Paleomagnetism and isotopes of Hf in Lower Cretaceous rocks of the Guerrero Terrain, Chamela Bay and Cocinas Island (Jalisco, Mexico): tectonic implications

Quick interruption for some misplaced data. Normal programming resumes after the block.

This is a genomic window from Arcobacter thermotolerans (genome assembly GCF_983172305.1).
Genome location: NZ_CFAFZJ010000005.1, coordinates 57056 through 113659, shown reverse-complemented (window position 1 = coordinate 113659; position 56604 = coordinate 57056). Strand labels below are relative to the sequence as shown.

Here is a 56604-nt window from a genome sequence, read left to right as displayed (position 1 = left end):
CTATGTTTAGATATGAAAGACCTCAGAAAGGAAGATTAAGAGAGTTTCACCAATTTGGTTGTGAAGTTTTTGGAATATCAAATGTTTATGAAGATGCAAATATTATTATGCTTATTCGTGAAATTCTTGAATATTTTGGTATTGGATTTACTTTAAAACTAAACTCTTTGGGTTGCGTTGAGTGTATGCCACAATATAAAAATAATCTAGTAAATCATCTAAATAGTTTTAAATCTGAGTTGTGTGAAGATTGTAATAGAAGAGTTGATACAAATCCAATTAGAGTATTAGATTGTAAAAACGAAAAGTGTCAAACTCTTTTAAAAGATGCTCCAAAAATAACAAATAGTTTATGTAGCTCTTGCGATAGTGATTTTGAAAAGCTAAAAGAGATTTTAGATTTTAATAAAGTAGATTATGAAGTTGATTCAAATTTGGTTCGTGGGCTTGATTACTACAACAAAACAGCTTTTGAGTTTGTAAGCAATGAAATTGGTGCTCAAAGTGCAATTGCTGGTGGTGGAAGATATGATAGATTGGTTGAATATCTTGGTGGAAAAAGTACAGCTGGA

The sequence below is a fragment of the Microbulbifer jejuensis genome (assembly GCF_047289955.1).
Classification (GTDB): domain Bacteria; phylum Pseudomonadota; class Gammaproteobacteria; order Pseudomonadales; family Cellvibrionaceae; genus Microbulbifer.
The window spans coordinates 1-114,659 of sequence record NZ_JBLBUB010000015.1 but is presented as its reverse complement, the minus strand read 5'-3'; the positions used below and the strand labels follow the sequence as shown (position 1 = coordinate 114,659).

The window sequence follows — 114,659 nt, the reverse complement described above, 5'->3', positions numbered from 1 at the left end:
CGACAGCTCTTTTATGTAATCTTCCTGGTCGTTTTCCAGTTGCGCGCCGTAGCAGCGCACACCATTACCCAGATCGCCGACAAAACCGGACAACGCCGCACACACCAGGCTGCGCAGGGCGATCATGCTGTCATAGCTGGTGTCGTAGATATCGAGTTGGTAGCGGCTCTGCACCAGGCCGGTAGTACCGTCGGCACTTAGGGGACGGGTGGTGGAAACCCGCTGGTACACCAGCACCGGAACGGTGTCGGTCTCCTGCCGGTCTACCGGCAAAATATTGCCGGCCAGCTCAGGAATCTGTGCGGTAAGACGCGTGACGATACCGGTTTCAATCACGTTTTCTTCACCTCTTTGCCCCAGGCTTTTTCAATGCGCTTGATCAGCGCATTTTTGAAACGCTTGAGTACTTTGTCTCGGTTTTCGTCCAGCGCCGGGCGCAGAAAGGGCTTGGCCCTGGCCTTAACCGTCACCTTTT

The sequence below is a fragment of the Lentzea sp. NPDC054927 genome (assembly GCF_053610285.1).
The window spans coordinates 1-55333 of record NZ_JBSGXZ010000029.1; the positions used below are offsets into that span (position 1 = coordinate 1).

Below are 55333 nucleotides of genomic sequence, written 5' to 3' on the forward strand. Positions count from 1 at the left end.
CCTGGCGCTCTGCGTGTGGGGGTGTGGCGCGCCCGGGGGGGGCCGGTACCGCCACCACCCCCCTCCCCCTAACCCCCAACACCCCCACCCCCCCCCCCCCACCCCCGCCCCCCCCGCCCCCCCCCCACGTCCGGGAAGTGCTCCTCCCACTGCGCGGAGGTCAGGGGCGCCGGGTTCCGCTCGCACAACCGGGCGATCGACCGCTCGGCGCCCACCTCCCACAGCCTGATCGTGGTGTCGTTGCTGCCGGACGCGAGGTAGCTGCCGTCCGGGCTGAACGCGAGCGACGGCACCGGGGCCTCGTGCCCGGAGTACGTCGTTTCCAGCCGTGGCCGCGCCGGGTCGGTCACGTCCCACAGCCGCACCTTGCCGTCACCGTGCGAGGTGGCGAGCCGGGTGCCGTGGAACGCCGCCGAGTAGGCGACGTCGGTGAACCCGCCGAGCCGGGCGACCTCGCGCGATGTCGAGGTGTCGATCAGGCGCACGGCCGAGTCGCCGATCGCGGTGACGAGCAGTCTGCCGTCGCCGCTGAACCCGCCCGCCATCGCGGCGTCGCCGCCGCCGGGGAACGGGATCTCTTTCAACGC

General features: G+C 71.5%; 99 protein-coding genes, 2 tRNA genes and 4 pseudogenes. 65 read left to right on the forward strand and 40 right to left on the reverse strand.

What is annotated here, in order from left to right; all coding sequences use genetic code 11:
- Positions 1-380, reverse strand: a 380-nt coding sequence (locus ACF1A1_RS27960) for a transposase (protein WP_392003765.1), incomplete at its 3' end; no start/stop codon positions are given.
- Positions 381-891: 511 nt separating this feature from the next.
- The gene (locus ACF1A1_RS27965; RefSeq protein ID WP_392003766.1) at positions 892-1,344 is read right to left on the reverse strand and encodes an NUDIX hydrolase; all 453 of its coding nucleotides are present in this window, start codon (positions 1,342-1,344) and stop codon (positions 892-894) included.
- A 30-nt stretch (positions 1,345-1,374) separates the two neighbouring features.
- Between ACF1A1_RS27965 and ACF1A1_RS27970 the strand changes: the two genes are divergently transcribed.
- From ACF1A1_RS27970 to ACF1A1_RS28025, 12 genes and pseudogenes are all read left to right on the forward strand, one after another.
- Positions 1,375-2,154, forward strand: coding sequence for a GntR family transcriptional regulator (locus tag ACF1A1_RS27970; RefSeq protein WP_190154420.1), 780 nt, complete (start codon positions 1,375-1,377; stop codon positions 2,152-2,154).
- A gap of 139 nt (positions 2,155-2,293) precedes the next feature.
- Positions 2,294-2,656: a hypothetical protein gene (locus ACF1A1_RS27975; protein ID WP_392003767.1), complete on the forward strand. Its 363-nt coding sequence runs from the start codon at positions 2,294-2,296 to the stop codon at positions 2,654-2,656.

The southern extension of the Western Cordillera of North America, in western Mexico, is integrated by accreted terranes of oceanic affinity, conforming the Guerrero superterrane. This tectonic elements are composed of volcanic and volcano-sedimentary rocks from the Upper Jurassic to the Cretaceous, resting on a meta-sedimentary basement of supposed Triassic age of schists with tuffs and basalts with MORB chemistry. In the Zihuatanejo subterrane, the Tecalitlán Formation of the Lower Cretaceous is known to crop out in Chamela Bay and Cocinas Island (Jalisco); the Puerto Vallarta batholith to the north is inferred to intrude rocks of this formation. This unit is composed mainly of andesitic volcanic flows, epiclastic deposits from tuffs to breccias, and some sandstone intervals. From this sequence, 35 sites were collected for paleomagnetism, two samples for U-Pb geochronology and one for Hf analysis with the objective of establishing its paleogeographic relationship with the rest of Mexico, its absolute age, and the nature of the crust of the Jalisco block of the Zihuatanejo subterrane. The results obtained show that the volcanic rocks of the Tecalitlán Formation are andesites and dacites with a U-Pb age in zircons of 120 ± 1 Ma. The Hf isotopes in zircon present positive εHf initial values between +7.2 and +11.5, and Hf model ages TDM2C between 442 and 714 Ma (average 557 Ma), indicating that there is no significant contamination by evolved continental crust, as observed in eastern Mexico (Oaxaquia). The natural remanent magnetization of these untis is multivectorial. Three paleomagnetic components were identified, where a dual polarity C component is interpreted as the characteristic one with mean of D = 341.0° and I = 39.8° (n = 25 sites, k = 15.1, α95= 7.7°) that indicates a northern paleolatitude of 21.8° ± 3.8°. Comparing the paleolatitude obtained in this study with the paleolatitudes expected for the Aptian, as calculated from reference poles of recent global compilations (28° to 26.2°), it is concluded that the western part of the Guerrero superterrane was close to its current latitudinal position with respect to the North American craton by 120 Ma. The Hf isotopes are consistent with models that interpret the Zihuatanejo subterrane as an intraoceanic arc, and not with models that suggest separation of a continental fragment from Oaxaquia by opening of a back arc basin.